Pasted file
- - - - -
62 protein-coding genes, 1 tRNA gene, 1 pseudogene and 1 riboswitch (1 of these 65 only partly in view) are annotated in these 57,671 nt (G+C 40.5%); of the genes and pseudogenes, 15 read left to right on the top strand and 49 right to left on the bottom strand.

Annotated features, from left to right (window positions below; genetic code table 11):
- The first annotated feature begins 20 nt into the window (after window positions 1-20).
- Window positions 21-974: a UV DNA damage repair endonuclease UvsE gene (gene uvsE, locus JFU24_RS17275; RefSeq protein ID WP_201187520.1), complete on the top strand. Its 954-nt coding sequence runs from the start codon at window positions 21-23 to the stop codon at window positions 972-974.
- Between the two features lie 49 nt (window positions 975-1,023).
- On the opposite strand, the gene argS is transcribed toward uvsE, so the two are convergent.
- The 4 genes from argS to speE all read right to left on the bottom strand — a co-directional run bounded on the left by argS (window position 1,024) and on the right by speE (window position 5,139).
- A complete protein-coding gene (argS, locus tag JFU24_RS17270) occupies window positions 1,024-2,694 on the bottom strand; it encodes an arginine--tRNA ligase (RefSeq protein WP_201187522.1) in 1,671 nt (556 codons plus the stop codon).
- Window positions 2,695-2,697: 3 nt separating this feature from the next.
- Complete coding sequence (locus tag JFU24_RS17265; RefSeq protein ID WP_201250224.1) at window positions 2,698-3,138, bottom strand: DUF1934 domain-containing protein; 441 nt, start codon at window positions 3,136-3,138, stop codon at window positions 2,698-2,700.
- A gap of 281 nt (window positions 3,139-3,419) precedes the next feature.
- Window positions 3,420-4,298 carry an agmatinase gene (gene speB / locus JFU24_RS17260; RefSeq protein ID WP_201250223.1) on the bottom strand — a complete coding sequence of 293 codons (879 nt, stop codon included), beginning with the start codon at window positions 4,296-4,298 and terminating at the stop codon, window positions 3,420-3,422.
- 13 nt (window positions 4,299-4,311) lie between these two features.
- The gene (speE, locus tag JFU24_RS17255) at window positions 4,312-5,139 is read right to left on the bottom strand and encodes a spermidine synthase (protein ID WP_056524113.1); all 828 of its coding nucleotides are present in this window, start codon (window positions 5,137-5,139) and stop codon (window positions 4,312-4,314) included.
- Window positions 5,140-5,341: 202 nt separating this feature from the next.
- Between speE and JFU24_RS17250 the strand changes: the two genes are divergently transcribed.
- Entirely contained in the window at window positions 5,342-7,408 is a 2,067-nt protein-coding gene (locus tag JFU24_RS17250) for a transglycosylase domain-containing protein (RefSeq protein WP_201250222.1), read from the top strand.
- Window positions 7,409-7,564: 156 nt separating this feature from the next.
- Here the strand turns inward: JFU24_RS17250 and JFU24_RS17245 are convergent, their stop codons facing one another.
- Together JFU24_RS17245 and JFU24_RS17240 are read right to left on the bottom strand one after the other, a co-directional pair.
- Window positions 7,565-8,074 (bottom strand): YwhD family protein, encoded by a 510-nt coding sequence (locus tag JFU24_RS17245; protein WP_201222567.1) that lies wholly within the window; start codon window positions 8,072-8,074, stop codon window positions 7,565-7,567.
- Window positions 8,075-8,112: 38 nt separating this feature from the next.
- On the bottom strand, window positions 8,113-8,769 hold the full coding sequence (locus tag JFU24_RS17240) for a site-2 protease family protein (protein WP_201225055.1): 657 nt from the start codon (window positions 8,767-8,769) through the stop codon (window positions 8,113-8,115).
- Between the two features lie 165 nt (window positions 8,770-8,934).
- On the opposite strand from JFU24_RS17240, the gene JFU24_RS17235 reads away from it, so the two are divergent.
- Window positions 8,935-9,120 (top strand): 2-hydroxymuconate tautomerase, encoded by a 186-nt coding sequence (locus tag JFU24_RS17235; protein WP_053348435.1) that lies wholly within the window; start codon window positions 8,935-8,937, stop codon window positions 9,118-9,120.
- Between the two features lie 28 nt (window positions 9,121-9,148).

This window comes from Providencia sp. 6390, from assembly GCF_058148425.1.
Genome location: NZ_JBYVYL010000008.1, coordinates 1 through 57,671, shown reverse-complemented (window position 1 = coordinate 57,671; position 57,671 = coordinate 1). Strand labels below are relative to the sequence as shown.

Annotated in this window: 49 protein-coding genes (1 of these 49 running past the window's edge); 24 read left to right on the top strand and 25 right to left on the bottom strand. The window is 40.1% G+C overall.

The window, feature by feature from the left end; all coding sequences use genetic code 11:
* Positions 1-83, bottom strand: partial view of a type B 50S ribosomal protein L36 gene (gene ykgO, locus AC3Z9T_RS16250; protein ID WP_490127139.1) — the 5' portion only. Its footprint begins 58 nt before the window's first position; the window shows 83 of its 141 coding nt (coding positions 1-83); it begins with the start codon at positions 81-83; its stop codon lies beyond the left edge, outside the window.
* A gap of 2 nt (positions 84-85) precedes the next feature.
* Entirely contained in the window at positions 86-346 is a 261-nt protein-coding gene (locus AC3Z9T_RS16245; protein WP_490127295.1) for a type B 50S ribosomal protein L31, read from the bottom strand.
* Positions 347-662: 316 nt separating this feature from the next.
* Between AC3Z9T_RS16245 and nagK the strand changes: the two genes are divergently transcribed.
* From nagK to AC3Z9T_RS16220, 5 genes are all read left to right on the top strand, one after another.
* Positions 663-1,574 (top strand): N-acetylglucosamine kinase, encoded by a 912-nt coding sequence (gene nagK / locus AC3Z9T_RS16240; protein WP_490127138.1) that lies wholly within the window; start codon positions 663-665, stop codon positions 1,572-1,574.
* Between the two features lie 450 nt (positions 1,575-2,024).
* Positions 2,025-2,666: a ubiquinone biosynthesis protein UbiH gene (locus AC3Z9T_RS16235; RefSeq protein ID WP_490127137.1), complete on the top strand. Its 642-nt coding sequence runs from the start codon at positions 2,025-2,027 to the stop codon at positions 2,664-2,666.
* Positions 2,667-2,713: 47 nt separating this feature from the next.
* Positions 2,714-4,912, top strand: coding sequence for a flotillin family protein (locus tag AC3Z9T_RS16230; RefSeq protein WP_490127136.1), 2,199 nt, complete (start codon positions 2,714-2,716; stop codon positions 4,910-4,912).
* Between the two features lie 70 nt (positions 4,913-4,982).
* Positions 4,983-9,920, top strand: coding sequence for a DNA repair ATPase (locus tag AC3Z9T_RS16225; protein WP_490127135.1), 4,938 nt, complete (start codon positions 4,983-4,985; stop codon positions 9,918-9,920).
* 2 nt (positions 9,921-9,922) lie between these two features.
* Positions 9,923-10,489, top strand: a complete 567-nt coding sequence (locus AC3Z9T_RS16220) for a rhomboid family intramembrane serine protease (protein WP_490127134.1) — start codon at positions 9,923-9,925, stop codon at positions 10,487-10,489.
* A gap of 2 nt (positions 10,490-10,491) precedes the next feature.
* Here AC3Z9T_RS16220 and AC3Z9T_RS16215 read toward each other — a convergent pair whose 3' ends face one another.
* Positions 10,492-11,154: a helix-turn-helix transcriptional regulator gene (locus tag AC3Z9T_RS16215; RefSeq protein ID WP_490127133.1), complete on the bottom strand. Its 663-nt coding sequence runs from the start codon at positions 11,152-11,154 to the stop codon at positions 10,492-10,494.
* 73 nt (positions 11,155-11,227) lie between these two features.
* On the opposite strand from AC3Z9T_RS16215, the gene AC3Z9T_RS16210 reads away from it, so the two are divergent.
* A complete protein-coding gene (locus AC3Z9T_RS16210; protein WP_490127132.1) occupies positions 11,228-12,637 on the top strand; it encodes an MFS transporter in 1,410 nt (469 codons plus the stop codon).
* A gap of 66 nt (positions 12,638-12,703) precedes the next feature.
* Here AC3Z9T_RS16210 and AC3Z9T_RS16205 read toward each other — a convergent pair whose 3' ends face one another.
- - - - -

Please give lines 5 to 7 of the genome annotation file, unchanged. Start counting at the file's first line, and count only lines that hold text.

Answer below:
- Between the two features lie 49 nt (window positions 975-1,023).
- On the opposite strand, the gene argS is transcribed toward uvsE, so the two are convergent.
- The 4 genes from argS to speE all read right to left on the bottom strand — a co-directional run bounded on the left by argS (window position 1,024) and on the right by speE (window position 5,139).